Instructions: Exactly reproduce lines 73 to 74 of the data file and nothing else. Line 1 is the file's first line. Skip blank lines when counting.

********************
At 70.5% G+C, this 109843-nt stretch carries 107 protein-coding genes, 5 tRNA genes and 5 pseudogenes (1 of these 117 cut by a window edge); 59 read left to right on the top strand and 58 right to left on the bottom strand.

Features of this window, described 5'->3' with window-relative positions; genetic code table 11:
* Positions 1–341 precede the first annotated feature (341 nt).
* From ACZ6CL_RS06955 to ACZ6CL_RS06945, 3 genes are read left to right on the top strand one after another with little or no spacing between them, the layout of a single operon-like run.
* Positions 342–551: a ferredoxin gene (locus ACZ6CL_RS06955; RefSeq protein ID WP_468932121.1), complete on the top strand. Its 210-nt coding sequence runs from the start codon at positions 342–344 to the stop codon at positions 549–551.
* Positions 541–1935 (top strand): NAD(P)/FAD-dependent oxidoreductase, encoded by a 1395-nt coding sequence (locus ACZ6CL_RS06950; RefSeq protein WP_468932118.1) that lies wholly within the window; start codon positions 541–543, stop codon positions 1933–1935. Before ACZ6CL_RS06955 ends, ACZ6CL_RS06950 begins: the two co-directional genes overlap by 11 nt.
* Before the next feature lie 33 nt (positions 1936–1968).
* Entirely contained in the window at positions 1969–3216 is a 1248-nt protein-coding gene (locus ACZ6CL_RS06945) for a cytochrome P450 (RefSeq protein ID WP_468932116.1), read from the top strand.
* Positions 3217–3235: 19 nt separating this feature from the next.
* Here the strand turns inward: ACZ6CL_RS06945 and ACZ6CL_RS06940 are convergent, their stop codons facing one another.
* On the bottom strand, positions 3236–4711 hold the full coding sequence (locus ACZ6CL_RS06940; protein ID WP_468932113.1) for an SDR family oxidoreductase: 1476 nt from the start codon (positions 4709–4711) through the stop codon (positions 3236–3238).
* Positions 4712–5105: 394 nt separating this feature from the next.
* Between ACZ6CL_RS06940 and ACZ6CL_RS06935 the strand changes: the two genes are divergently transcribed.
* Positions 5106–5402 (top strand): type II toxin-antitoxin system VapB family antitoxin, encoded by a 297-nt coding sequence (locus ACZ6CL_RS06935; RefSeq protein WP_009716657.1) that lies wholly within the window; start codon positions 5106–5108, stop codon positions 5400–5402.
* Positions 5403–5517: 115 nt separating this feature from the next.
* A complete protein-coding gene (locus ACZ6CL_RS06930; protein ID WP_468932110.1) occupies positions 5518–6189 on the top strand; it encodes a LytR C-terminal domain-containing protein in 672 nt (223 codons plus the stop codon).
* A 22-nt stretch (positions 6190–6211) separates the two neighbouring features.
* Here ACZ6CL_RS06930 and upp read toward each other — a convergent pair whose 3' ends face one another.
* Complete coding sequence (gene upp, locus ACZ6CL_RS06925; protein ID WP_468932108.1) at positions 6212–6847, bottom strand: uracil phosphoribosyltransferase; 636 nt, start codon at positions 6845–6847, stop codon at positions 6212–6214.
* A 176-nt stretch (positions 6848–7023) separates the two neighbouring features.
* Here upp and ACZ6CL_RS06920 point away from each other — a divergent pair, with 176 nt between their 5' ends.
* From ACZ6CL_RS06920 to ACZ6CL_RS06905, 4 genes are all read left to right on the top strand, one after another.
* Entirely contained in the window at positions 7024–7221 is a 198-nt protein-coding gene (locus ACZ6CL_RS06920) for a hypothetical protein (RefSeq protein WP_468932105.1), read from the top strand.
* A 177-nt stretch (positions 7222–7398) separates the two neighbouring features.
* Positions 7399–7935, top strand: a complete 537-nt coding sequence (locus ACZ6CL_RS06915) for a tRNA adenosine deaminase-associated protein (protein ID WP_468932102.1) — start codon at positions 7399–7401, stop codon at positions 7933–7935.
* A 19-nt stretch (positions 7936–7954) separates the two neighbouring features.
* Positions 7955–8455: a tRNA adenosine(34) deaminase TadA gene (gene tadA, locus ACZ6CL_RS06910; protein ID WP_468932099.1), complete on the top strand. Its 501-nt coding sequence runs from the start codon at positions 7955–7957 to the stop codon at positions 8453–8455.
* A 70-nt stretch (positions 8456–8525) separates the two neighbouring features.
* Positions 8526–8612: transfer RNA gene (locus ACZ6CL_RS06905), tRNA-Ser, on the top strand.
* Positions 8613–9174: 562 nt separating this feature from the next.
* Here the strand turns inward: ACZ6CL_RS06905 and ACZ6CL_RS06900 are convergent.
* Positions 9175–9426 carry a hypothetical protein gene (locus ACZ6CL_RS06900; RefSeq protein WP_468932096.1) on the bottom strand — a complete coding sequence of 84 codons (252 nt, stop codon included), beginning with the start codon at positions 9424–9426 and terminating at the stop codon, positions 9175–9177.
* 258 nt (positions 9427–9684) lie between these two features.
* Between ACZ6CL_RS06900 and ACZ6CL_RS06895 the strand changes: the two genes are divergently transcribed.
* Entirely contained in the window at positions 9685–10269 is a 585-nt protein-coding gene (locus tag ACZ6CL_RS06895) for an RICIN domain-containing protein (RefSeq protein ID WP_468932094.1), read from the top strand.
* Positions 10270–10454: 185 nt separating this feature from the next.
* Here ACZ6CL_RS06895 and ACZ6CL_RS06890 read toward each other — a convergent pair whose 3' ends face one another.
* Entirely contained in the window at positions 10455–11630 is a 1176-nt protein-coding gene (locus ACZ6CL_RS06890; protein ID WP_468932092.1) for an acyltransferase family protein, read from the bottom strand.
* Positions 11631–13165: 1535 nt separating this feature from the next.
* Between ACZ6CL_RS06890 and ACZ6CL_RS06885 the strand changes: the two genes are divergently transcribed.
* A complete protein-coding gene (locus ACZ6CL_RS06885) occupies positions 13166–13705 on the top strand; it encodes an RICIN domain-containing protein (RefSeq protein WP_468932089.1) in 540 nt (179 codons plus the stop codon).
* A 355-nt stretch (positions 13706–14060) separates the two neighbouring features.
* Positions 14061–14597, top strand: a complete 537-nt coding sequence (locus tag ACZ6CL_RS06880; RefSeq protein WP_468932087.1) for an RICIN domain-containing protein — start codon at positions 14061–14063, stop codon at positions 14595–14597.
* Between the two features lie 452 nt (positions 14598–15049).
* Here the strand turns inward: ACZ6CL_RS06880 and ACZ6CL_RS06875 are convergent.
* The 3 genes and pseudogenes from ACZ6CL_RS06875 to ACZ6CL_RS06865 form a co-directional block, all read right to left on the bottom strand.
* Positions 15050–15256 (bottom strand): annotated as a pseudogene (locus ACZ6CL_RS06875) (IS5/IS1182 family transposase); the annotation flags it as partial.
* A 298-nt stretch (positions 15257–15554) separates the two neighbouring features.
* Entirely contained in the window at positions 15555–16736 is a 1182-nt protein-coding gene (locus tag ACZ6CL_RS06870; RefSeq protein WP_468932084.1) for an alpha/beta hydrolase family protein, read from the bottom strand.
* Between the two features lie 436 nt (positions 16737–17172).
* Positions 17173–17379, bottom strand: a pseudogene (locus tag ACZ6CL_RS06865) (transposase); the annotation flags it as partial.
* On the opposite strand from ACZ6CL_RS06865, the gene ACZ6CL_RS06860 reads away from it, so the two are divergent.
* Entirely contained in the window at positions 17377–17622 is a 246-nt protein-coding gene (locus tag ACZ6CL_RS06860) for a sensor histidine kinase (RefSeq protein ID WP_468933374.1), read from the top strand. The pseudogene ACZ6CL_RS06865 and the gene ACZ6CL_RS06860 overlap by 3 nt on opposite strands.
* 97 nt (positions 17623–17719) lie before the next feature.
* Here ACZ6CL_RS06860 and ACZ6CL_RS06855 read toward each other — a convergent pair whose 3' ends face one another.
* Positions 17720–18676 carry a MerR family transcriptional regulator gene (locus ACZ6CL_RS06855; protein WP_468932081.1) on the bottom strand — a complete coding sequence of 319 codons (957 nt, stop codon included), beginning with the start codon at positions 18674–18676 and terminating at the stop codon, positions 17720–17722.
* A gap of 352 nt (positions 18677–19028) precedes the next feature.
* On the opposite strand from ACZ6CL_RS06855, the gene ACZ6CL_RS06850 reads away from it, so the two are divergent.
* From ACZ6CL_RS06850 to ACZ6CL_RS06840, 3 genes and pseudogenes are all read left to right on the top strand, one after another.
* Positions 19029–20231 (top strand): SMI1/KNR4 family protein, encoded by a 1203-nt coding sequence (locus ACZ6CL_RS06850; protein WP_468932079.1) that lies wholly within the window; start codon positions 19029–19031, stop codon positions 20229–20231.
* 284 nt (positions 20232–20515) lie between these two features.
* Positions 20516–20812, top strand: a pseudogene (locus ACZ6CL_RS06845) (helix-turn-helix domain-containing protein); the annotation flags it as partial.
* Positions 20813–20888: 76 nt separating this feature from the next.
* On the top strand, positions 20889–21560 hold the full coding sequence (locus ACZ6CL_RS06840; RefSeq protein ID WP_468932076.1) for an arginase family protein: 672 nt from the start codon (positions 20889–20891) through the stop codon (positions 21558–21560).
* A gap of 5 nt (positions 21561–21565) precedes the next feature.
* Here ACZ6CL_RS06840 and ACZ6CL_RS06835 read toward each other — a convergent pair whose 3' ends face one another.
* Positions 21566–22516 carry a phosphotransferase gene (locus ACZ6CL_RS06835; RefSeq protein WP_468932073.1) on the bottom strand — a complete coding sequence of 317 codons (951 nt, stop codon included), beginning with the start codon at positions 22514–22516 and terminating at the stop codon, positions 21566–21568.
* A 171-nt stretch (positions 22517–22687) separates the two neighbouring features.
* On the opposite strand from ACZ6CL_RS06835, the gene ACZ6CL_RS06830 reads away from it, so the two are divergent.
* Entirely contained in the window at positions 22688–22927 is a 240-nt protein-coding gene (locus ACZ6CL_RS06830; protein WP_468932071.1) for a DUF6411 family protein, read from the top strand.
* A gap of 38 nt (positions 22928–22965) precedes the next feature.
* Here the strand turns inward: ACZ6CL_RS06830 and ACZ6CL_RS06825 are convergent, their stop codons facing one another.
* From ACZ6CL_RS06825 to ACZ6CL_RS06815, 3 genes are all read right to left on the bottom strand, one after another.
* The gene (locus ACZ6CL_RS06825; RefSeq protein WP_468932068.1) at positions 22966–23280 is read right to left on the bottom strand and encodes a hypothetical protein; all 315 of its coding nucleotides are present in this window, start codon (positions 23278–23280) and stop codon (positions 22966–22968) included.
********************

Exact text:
* From ACZ6CL_RS06825 to ACZ6CL_RS06815, 3 genes are all read right to left on the bottom strand, one after another.
* The gene (locus ACZ6CL_RS06825; RefSeq protein WP_468932068.1) at positions 22966–23280 is read right to left on the bottom strand and encodes a hypothetical protein; all 315 of its coding nucleotides are present in this window, start codon (positions 23278–23280) and stop codon (positions 22966–22968) included.